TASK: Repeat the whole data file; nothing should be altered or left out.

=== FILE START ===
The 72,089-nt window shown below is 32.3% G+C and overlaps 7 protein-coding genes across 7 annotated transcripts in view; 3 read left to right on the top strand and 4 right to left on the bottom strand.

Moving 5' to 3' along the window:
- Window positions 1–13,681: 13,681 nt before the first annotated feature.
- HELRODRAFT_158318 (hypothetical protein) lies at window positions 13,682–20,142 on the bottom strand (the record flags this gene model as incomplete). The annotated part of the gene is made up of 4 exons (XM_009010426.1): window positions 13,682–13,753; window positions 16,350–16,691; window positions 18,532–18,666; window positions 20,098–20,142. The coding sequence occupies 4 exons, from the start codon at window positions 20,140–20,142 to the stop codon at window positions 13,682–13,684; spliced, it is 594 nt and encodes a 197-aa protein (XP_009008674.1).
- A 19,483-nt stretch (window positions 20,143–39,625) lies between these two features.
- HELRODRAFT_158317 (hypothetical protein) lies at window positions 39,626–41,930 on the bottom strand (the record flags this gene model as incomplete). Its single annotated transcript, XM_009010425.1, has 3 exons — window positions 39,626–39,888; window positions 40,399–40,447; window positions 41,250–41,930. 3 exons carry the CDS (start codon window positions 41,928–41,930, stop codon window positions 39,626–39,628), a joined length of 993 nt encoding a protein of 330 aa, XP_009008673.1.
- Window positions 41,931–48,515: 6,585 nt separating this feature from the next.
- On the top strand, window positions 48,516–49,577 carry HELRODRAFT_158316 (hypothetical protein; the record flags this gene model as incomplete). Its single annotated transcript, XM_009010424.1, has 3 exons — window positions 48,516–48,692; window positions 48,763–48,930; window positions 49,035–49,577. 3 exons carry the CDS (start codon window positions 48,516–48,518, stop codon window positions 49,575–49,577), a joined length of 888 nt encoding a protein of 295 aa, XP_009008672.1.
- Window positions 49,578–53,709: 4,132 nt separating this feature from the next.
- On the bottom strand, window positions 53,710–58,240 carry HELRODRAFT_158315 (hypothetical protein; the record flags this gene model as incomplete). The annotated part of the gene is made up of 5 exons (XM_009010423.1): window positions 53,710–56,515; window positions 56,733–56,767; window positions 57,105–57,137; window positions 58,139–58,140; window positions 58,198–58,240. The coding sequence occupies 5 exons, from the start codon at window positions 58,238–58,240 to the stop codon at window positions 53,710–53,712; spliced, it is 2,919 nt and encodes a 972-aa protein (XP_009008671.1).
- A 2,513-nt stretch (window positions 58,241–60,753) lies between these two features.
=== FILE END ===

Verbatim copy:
The 72,089-nt window shown below is 32.3% G+C and overlaps 7 protein-coding genes across 7 annotated transcripts in view; 3 read left to right on the top strand and 4 right to left on the bottom strand.

Moving 5' to 3' along the window:
- Window positions 1–13,681: 13,681 nt before the first annotated feature.
- HELRODRAFT_158318 (hypothetical protein) lies at window positions 13,682–20,142 on the bottom strand (the record flags this gene model as incomplete). The annotated part of the gene is made up of 4 exons (XM_009010426.1): window positions 13,682–13,753; window positions 16,350–16,691; window positions 18,532–18,666; window positions 20,098–20,142. The coding sequence occupies 4 exons, from the start codon at window positions 20,140–20,142 to the stop codon at window positions 13,682–13,684; spliced, it is 594 nt and encodes a 197-aa protein (XP_009008674.1).
- A 19,483-nt stretch (window positions 20,143–39,625) lies between these two features.
- HELRODRAFT_158317 (hypothetical protein) lies at window positions 39,626–41,930 on the bottom strand (the record flags this gene model as incomplete). Its single annotated transcript, XM_009010425.1, has 3 exons — window positions 39,626–39,888; window positions 40,399–40,447; window positions 41,250–41,930. 3 exons carry the CDS (start codon window positions 41,928–41,930, stop codon window positions 39,626–39,628), a joined length of 993 nt encoding a protein of 330 aa, XP_009008673.1.
- Window positions 41,931–48,515: 6,585 nt separating this feature from the next.
- On the top strand, window positions 48,516–49,577 carry HELRODRAFT_158316 (hypothetical protein; the record flags this gene model as incomplete). Its single annotated transcript, XM_009010424.1, has 3 exons — window positions 48,516–48,692; window positions 48,763–48,930; window positions 49,035–49,577. 3 exons carry the CDS (start codon window positions 48,516–48,518, stop codon window positions 49,575–49,577), a joined length of 888 nt encoding a protein of 295 aa, XP_009008672.1.
- Window positions 49,578–53,709: 4,132 nt separating this feature from the next.
- On the bottom strand, window positions 53,710–58,240 carry HELRODRAFT_158315 (hypothetical protein; the record flags this gene model as incomplete). The annotated part of the gene is made up of 5 exons (XM_009010423.1): window positions 53,710–56,515; window positions 56,733–56,767; window positions 57,105–57,137; window positions 58,139–58,140; window positions 58,198–58,240. The coding sequence occupies 5 exons, from the start codon at window positions 58,238–58,240 to the stop codon at window positions 53,710–53,712; spliced, it is 2,919 nt and encodes a 972-aa protein (XP_009008671.1).
- A 2,513-nt stretch (window positions 58,241–60,753) lies between these two features.